Back in April we dissected Drive Extender v2 – Microsoft’s storage pool and data duplication technology for Windows Home Server – based upon the first preview release of Windows Home Server “Vail”. In “Vail”, Microsoft was going to significantly overhaul this cornerstone piece of technology for WHS, replacing the file-centric Drive Extender v1 with the block-centric Drive Extender v2. In a nutshell DE v2 was intended to fully modernize the underpinnings of Drive Extender by bringing it closer to contemporary peers like ZFS, and in turn bringing with it a number of performance, compatibility, and data reliability benefits.

With such a change would also come some drawbacks compared to the existing implementation of Drive Extender, but it’s nothing we expected Microsoft wouldn’t be able to surmount. Certainly everything seems to have been firing on all cylinders over at Microsoft, as WHS “Vail” was joined by 2 additional business-focused WHS offshoots, Windows Storage Server 2008 R2 Essentials and Windows Small Business Server 2011 Essentials.

So imagine our utter shock when we found out that Microsoft is going to be removing Drive Extender entirely from “Vail” and the rest of its offshoots. Effective immediately, Microsoft is dropping Drive Extender from all of these second-generation WHS operating systems, and instead will be releasing these OSes without a native storage pool/duplication feature.

Ultimately Microsoft is citing the feedback based on the potential drawbacks of DE v2 such as the inability for other OSes to read DE v2 disks, and what Microsoft believes is a diminished need for DE with the availability of 2TB+ hard drives. The needs of “Vail’s” two business-class offshoots may have also played a part, as Microsoft notes that “our development for these products is very closely tied, a decision like this affects all three.” What we can easily imagine however is that DE v2 development was not going as well for Microsoft as they hoped, as OS programmers and drive makers alike can tell you just how difficult it is to design a new product/filesystem while avoiding corruption – even Microsoft got it wrong the first time. DE v2 by extension was going to be pushing the envelope as far as what any consumer filesystem was capable of.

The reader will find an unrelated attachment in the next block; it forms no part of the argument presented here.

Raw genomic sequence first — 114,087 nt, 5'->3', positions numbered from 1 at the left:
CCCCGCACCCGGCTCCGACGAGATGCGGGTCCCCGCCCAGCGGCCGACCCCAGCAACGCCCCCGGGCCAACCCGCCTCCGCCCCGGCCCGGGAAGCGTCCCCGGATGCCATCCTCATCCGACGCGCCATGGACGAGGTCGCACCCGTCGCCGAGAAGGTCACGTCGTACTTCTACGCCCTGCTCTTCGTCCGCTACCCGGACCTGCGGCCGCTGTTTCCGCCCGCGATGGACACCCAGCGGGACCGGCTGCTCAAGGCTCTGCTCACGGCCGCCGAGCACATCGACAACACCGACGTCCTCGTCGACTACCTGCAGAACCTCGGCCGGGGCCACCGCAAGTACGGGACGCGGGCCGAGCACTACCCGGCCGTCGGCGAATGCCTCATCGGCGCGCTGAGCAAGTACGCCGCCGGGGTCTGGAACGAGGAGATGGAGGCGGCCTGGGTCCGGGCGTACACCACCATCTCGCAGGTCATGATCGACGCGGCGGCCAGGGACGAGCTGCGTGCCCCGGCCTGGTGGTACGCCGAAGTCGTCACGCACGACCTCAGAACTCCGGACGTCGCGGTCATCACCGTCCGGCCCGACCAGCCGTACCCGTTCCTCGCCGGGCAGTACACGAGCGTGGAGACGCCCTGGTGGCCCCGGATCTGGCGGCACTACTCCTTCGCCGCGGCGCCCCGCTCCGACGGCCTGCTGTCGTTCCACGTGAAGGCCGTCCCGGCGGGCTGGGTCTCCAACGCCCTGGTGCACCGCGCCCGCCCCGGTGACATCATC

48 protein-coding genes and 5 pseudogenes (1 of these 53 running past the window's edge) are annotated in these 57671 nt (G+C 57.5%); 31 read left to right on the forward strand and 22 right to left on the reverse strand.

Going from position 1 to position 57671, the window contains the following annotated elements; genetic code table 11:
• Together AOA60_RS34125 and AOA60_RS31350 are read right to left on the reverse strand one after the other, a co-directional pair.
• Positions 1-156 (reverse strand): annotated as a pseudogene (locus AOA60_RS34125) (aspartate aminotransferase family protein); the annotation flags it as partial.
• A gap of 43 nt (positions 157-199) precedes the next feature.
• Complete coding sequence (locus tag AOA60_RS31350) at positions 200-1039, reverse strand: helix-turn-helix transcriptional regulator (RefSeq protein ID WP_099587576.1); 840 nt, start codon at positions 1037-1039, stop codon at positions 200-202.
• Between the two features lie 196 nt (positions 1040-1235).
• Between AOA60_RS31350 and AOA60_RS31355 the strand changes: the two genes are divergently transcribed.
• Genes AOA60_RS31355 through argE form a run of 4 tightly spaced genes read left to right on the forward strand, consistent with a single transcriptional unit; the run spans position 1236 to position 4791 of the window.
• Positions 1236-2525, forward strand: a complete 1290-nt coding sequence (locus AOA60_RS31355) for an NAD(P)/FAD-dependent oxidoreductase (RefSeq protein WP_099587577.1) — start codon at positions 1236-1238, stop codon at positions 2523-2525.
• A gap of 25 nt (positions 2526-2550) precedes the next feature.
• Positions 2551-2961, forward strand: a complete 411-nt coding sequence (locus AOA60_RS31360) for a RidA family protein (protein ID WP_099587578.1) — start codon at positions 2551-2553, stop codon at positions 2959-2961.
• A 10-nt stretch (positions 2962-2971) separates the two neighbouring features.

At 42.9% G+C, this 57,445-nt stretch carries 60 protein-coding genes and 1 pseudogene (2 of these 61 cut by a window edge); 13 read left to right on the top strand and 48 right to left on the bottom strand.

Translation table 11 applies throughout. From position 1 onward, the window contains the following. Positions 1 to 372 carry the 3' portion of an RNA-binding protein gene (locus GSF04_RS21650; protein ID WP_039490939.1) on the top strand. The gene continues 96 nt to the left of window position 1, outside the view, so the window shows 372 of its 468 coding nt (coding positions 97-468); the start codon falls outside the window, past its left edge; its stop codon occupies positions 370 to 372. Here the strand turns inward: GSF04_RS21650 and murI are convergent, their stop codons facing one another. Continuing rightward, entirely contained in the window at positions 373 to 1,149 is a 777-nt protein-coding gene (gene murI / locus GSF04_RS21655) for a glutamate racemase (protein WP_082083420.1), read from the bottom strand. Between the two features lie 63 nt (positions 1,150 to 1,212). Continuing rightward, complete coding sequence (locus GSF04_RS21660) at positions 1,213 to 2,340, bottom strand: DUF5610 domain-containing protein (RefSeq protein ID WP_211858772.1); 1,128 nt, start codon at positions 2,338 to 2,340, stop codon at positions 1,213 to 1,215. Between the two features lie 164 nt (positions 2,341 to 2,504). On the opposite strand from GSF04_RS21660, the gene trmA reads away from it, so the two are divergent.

In any case at this point we’re still trying to scoop our jaws off of the floor. Drive Extender is by no means the only major feature of Windows Home Server – least we forget remote access and client backups – but it’s certainly a cornerstone of the OS and goes hand-in-hand with the OS’s file server capabilities. The loss of DE further blurs the line between WHS and Linux, not to mention reduces the separation between it and dedicated NAS boxes.

Ultimately however this is only the beginning of the story for WHS “Vail”; Microsoft has made it clear there’s still a great deal to discuss about “Vail” at CES next year, so hopefully by then we won’t be left scratching our heads at where exactly Microsoft is going with the next iteration of their Home Server line of OSes.

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  • Parag2k3 - Wednesday, November 24, 2010 - link

    I use Amahi for my home server. Although it takes some time to set up, you get easy to use web based controls. On top of DE inspired file duplication, you get opendns, openvpn, and web apps like bittorrent. You can also use the server as a linux desktop as well. Reply
  • FATCamaro - Wednesday, November 24, 2010 - link

    First of Ryan Smith is very wrong comparing Drive Extender to ZFS. If anything I would compare it to LVM/RAID combination. Of course Drive Extender is much better than LVM/RAID.